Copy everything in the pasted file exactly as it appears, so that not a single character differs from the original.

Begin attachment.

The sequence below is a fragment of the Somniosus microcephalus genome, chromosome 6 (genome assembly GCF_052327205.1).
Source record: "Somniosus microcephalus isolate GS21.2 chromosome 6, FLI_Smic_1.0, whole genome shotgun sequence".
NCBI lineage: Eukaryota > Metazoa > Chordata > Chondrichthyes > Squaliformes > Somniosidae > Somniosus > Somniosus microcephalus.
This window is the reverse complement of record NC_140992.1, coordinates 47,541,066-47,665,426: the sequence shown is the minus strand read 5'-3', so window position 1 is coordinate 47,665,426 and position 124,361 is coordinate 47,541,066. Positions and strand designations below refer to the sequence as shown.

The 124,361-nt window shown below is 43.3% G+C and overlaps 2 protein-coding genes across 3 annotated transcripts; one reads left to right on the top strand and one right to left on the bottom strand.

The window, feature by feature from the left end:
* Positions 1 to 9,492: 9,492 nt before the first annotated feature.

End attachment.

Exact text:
The sequence below is a fragment of the Somniosus microcephalus genome, chromosome 6 (genome assembly GCF_052327205.1).
Source record: "Somniosus microcephalus isolate GS21.2 chromosome 6, FLI_Smic_1.0, whole genome shotgun sequence".
NCBI lineage: Eukaryota > Metazoa > Chordata > Chondrichthyes > Squaliformes > Somniosidae > Somniosus > Somniosus microcephalus.
This window is the reverse complement of record NC_140992.1, coordinates 47,541,066-47,665,426: the sequence shown is the minus strand read 5'-3', so window position 1 is coordinate 47,665,426 and position 124,361 is coordinate 47,541,066. Positions and strand designations below refer to the sequence as shown.

The 124,361-nt window shown below is 43.3% G+C and overlaps 2 protein-coding genes across 3 annotated transcripts; one reads left to right on the top strand and one right to left on the bottom strand.

The window, feature by feature from the left end:
* Positions 1 to 9,492: 9,492 nt before the first annotated feature.